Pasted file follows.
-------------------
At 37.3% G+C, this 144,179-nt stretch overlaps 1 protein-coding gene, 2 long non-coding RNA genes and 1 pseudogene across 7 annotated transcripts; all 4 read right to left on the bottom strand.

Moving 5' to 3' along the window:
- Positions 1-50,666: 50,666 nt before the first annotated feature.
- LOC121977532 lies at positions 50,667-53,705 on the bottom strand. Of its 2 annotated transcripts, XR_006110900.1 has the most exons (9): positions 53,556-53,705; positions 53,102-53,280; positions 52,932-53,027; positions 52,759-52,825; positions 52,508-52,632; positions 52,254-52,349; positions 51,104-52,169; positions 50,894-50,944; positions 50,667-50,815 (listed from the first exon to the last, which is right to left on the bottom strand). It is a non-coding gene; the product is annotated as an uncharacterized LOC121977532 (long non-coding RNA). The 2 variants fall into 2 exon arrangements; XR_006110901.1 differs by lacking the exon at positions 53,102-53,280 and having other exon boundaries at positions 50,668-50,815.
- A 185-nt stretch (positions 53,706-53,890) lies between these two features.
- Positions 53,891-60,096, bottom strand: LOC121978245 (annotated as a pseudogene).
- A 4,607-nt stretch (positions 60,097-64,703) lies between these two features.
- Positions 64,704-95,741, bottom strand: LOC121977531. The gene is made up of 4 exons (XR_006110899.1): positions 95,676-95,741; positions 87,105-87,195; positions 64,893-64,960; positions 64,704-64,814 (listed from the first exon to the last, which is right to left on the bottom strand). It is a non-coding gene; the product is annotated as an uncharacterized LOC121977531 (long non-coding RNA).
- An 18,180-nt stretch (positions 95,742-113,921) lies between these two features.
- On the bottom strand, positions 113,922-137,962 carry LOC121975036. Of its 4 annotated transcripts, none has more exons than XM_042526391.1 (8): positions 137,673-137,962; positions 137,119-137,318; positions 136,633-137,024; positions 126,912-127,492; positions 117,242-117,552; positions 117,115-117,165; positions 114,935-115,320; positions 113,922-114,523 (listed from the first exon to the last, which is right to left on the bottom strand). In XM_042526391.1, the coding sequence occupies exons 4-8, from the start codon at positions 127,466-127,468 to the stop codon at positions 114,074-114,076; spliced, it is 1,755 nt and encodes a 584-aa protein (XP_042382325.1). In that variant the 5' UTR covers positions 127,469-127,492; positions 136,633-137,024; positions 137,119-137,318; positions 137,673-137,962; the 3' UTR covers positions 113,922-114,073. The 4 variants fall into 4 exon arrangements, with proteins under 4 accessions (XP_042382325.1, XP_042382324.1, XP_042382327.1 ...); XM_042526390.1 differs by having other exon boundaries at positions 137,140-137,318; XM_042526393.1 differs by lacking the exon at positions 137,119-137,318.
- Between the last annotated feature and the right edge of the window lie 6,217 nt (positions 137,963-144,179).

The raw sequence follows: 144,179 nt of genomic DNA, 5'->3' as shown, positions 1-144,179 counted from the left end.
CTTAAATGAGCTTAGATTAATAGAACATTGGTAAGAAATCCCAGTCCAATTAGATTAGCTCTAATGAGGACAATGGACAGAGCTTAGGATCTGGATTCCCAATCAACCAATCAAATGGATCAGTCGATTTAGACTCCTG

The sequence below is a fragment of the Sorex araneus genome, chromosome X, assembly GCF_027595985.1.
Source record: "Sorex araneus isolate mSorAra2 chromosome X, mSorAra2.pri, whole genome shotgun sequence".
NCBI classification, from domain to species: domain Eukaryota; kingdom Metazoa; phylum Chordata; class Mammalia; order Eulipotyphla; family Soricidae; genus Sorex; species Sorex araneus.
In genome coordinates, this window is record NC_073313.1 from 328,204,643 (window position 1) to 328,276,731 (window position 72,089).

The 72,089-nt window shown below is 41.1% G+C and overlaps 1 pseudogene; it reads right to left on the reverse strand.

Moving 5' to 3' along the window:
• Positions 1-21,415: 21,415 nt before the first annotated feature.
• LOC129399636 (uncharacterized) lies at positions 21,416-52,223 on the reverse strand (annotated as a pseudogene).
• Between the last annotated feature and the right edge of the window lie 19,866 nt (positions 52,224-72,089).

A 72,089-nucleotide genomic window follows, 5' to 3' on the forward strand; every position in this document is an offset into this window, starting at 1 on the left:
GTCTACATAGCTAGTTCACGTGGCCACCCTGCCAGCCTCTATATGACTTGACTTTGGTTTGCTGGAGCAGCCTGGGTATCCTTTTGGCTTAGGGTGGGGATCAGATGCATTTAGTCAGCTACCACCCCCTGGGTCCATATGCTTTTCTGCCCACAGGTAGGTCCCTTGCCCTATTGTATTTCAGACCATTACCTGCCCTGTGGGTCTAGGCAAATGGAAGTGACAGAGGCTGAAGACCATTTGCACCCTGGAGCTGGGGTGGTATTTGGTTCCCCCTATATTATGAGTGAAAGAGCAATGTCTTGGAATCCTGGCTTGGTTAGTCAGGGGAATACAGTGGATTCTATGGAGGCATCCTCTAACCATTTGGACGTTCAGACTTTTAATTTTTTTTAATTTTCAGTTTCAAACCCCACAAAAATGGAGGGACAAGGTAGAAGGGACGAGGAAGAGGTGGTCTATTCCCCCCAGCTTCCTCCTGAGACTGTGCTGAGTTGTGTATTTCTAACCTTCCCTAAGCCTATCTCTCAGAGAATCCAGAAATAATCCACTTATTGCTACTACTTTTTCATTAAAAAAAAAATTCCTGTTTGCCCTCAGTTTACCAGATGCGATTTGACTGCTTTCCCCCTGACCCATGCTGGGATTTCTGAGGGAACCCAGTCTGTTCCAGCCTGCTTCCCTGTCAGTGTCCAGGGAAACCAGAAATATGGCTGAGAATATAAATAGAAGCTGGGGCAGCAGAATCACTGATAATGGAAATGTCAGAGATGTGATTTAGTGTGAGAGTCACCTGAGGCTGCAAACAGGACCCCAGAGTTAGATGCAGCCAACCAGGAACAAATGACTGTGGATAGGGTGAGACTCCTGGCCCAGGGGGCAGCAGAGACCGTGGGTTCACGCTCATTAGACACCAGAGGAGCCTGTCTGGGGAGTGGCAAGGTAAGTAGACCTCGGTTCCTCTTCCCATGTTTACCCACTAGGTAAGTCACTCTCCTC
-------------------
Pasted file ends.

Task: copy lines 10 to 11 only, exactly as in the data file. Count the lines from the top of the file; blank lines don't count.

- On the bottom strand, positions 113,922-137,962 carry LOC121975036. Of its 4 annotated transcripts, none has more exons than XM_042526391.1 (8): positions 137,673-137,962; positions 137,119-137,318; positions 136,633-137,024; positions 126,912-127,492; positions 117,242-117,552; positions 117,115-117,165; positions 114,935-115,320; positions 113,922-114,523 (listed from the first exon to the last, which is right to left on the bottom strand). In XM_042526391.1, the coding sequence occupies exons 4-8, from the start codon at positions 127,466-127,468 to the stop codon at positions 114,074-114,076; spliced, it is 1,755 nt and encodes a 584-aa protein (XP_042382325.1). In that variant the 5' UTR covers positions 127,469-127,492; positions 136,633-137,024; positions 137,119-137,318; positions 137,673-137,962; the 3' UTR covers positions 113,922-114,073. The 4 variants fall into 4 exon arrangements, with proteins under 4 accessions (XP_042382325.1, XP_042382324.1, XP_042382327.1 ...); XM_042526390.1 differs by having other exon boundaries at positions 137,140-137,318; XM_042526393.1 differs by lacking the exon at positions 137,119-137,318.
- Between the last annotated feature and the right edge of the window lie 6,217 nt (positions 137,963-144,179).